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Astron. Astrophys. 357, 898-908 (2000)

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1. Introduction

NGC 4945 is a nearby, large (20[FORMULA]4´) spiral galaxy seen nearly edge on (i [FORMULA] 78o; Ott 1995). At a recession velocity of 560 km s-1 it is at the mean radial velocity of the Centaurus group (Hesser et al. 1984), of which it is believed to be a member. Distance estimates vary between 3.5 and 4.0Mpc (see Bergman et al. 1992and Mauersberger et al. 1996for discussions). In this paper we will adopt a distance of 3.9 Mpc (Bergman et al. 1992), which implies that 1" is equivalent to 18 pc.

NGC 4945 is one of the brightest infrared galaxies in the sky: S[12]=24 Jy, S[25]=43 Jy, S[60]=588 Jy, S[100]=1416 Jy (Rice et al. 1988). The total infrared luminosity amounts to L(8-1000 µm)=2.95[FORMULA]1010 [FORMULA], [FORMULA]75% of which originates in the central 12[FORMULA]9" (Brock et al. 1988).

Near infrared observations reveal the nuclear region to be the site of a powerful, yet visually obscured, starburst. Br[FORMULA] (Moorwood et al. 1996a) and Pa[FORMULA] (Marconi et al. 2000) recombination line maps show the starburst to be concentrated in a circumnuclear disk or ring [FORMULA]200 pc across (11"). Further evidence for (a period of) strong star formation comes from the discovery of a conical structure, roughly perpendicular to the galaxy major axis. It is believed to be a cavity, vacated by a starburst-driven superwind (Heckman et al. 1990; Moorwood et al. 1996a). The non-detection of [OIII ] within the cone and the absence of coronal lines excludes an AGN as the driver of the outflow.

Clear evidence for the presence of an AGN comes from hard X-ray observations (Iwasawa et al. 1993; Guainazzi et al. 2000). The AGN X-ray emission is however heavily absorbed by a column density of 1024.7 cm-2, which obscures the AGN at all optical and infrared wavelengths. Previous authors have attributed most of the IR luminosity to the starburst (e.g. Moorwood & Oliva 1994; Koornneef & Israel 1996). Hard X-ray observations with BeppoSAX indicate that the bolometric luminosity may as well be accounted for by the AGN alone (Guainazzi et al. 2000).

3 cm&6 cm ATCA radio maps of the central region of NGC 4945 (Forbes & Norris 1998) are dominated by strong nuclear emission, and emission extended along the disc of the galaxy. There is also evidence for some filamentry structure associated with the cavity cleared by the starburst superwind. VLBI observations by Sadler et al. (1995) reveal the existence of a compact radio core. This, as well as the presence of H2O megamasers in a Keplerian disc about a [FORMULA]106 [FORMULA] black hole (Greenhill et al. 1997), are taken as further evidence for the presence of an AGN.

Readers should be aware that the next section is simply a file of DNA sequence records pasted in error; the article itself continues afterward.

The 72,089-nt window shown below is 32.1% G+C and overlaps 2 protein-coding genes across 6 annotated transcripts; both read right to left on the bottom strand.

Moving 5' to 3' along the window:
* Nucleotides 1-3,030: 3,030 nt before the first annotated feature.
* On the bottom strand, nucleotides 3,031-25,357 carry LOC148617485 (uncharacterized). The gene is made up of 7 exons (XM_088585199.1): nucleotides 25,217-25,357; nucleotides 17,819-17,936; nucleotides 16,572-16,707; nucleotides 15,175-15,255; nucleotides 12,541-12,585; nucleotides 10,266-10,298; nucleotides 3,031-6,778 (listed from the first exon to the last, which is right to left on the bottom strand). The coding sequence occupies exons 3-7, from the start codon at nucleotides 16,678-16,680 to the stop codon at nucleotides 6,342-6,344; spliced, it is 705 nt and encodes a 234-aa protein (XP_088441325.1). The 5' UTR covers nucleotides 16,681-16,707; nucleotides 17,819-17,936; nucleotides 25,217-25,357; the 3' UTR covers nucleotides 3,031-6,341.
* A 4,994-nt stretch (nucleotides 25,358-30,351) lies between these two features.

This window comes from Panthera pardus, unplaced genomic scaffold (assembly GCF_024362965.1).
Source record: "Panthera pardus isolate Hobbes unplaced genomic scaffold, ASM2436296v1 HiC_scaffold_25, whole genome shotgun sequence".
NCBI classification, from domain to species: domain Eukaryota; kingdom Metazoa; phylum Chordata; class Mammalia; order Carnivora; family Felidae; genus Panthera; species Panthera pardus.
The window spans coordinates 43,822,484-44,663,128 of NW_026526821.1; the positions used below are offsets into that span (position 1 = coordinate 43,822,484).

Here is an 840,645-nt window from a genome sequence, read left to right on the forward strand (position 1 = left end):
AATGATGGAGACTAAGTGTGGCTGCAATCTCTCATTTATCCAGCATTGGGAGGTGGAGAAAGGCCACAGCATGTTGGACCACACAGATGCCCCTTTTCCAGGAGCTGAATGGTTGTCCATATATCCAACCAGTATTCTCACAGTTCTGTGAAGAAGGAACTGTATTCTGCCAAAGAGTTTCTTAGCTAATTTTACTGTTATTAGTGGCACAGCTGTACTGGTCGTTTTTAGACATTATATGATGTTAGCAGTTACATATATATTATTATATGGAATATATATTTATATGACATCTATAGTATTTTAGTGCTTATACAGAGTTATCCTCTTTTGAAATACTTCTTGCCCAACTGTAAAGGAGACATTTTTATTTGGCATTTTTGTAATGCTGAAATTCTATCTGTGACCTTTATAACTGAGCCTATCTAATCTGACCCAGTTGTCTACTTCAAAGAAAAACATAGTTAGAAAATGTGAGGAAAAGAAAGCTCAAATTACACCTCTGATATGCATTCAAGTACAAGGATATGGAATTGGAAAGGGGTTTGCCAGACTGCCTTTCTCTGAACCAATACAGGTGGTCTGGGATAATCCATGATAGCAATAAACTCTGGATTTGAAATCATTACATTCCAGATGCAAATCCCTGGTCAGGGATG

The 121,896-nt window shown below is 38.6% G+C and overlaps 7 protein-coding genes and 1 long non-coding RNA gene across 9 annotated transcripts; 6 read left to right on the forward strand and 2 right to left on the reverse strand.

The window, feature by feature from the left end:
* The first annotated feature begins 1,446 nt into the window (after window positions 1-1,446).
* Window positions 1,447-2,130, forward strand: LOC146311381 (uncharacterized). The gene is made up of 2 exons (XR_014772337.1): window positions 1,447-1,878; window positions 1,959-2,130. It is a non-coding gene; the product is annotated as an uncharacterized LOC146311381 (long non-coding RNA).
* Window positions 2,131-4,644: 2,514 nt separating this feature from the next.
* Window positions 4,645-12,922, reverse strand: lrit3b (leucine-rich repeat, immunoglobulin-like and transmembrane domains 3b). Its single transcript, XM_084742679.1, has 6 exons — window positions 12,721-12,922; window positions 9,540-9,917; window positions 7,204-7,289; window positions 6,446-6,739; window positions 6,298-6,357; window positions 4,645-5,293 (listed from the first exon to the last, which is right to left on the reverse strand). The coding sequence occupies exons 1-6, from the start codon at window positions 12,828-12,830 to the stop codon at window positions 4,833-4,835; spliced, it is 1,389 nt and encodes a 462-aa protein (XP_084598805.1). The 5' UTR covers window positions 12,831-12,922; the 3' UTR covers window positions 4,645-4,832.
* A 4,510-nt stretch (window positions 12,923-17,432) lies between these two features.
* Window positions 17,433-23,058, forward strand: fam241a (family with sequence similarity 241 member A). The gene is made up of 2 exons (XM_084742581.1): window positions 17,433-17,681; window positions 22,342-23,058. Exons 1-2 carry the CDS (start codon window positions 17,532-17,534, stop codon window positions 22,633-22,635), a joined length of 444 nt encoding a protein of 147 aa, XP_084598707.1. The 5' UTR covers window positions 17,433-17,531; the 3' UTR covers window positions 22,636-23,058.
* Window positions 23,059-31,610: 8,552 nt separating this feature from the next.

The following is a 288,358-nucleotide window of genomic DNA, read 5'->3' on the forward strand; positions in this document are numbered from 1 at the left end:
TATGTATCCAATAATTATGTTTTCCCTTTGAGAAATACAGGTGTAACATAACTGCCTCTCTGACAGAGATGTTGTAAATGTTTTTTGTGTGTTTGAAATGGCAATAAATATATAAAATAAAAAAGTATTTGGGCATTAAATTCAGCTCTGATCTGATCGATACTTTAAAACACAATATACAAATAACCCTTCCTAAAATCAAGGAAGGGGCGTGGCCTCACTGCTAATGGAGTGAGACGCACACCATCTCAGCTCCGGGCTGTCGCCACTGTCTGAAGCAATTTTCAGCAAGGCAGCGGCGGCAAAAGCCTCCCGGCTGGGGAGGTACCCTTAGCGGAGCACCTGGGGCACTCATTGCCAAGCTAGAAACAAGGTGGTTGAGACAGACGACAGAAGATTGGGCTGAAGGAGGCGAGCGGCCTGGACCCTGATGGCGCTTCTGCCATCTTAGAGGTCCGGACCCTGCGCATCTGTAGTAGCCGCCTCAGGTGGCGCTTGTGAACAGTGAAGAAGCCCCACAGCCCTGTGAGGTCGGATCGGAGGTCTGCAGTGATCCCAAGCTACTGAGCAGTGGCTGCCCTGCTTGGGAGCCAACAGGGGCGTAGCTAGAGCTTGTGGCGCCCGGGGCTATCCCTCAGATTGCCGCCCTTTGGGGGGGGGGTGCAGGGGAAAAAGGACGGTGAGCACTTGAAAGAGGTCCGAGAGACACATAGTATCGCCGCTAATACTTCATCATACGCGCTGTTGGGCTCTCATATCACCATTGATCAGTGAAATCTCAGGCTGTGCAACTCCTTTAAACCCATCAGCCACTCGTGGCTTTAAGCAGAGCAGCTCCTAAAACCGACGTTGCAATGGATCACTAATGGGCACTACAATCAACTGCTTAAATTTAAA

Near infrared observations of molecular hydrogen emission in NGC 4945 have been reported by several authors over the last 15 years (e.g. Moorwood & Glass 1984; Moorwood & Oliva 1988; Koornneef 1993; Moorwood & Oliva 1994; Koornneef & Israel 1996; Moorwood et al. 1996a; Quillen et al. 1999; Marconi et al. 2000). While fluxes are known for eight ro-vibrational transitions accesible from the ground (Koornneef & Israel 1996), spatial information is available only for the (1-0) S(1) 2.1218 µm line. These observations show the H2 emission to be associated with the hollow cone, not with the starburst traced in hydrogen recombination emission. The absence of a correlation argues against photons as the source of excitation. Instead, the emission is attributed to shock heating of the molecular material at the face of the cavity (Moorwood et al. 1996a; Marconi et al. 2000).

Mid-infrared spectroscopy is much less affected by intervening extinction than the UV and optical equivalents, with A([FORMULA])/AV less than 0.1. Observations of the central region of the galaxy, using the mid-infrared spectrometer SWS (De Graauw et al. 1996) and the spectrophotometer PHT-S (Lemke et al. 1996), both aboard ISO (Kessler et al. 1996), are therefore very useful to study the nuclear components otherwise hidden by heavy extinction. In Sect. 3.1 we present the results of the search for high excitation emission from the AGN. In Sect. 3.2 we study the properties of the nuclear starburst. In Sect. 3.3 we discuss the dominant nuclear power source. Sect. 3.4 discusses the broad emission and absorption features, tracing the properties of the interstellar medium in and in front of the nucleus. Finally, in Sect. 3.5 we discuss the physical conditions and excitation of the warm molecular hydrogen.

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© European Southern Observatory (ESO) 2000

Online publication: June 5, 2000